Pax Romana

Notes taken while listening to espisode 3 of Romans video series on RightWay Media (by Mart De Haan [with Jimmy DeYoung]).

Ceaseria Phillipi (named in honor of Caesar Augustus) was the administrative center (for the Romans) of Palestine.

Herod was put in by the romans as the ‘King of the Jews’. He had a palace in Jerusalem. He also built up Ceaseria and had a palace there.  (Herod, of course killed all the babies at the time of Jesus’ birth.)

Roman tax in Jesus time was lower than US tax in America (today).

The Romans had lots of gods (to who laid the rail), but they didn’t have an answer for mortality and what happens after death.  This was a big flaw, a gaping hole, in fact, in the system of gods the Romans had.

The book of Romans (by Paul) was circulated throughout the Romans Empire and had widespread affect.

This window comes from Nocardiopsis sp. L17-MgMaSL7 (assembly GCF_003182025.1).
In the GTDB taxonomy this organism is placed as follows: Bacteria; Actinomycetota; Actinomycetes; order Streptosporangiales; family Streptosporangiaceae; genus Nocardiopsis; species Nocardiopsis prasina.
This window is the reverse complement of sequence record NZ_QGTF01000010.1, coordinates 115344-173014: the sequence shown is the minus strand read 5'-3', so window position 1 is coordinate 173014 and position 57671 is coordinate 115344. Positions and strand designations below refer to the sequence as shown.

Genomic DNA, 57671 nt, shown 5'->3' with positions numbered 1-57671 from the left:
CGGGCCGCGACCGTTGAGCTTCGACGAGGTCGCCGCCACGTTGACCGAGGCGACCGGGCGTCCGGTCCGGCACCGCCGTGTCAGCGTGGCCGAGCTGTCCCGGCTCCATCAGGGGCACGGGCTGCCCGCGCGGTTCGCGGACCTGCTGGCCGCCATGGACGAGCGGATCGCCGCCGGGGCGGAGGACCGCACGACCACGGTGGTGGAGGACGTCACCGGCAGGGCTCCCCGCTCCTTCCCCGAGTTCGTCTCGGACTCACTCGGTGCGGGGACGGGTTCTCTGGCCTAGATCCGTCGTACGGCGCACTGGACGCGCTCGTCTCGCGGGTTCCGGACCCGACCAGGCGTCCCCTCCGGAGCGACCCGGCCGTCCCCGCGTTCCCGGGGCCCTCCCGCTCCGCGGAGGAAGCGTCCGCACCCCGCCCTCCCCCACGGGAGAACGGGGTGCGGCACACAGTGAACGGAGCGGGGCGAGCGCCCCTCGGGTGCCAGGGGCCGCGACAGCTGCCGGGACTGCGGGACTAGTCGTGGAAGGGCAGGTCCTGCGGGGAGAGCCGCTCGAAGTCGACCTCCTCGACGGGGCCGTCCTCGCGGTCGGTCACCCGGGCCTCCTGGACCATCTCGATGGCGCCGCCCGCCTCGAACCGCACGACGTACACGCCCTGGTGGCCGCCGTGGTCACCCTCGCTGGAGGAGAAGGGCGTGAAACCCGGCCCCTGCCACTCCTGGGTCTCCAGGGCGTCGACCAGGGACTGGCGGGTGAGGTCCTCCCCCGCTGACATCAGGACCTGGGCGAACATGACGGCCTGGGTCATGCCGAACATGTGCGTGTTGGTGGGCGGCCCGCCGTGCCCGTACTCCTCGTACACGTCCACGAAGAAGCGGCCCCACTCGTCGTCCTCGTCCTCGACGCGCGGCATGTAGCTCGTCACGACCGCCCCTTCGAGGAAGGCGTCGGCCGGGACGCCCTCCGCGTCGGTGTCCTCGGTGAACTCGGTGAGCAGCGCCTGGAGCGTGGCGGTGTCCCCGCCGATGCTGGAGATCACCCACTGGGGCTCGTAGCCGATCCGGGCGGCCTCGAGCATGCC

Much (most) of the New Testement is counter-cultural.

In chapters 3 and 5 of Romans explains how we ‘get right’ with God. This would have been welcomed by many at the time.

Treasured Truths – Adoption

Notes from the Treasured Truth podcast (Pastor James Ford, Jr.) [5 parts (podcasts) in Moody Radio app]

Gal 4

God ‘removed’ slave or free, male or female, etc. (In Gal 3 he removes barriers.) However, this was on a spiritual level. He did not remove the physical/practical differences – e.g. Males and females are physically and practically (inherently) different)

When he gave everyone sonship. Sons, in that culture, received an inheritance. Girls did not receive an inheritance. So everyone (including girls) rec’d sonship. This mean everyone gets inheritance. Back then, women did not have rights.

We are adopted as a child of God (and you are sons).

Pastor Ford’s FAITH: Forsaking All, I Trust Him.

Word: anachronistically: to see from a parent perspective.

God sent Jesus at the perfect time.

  • Pax Romano – time of peace
  • Garrisons
  • Roads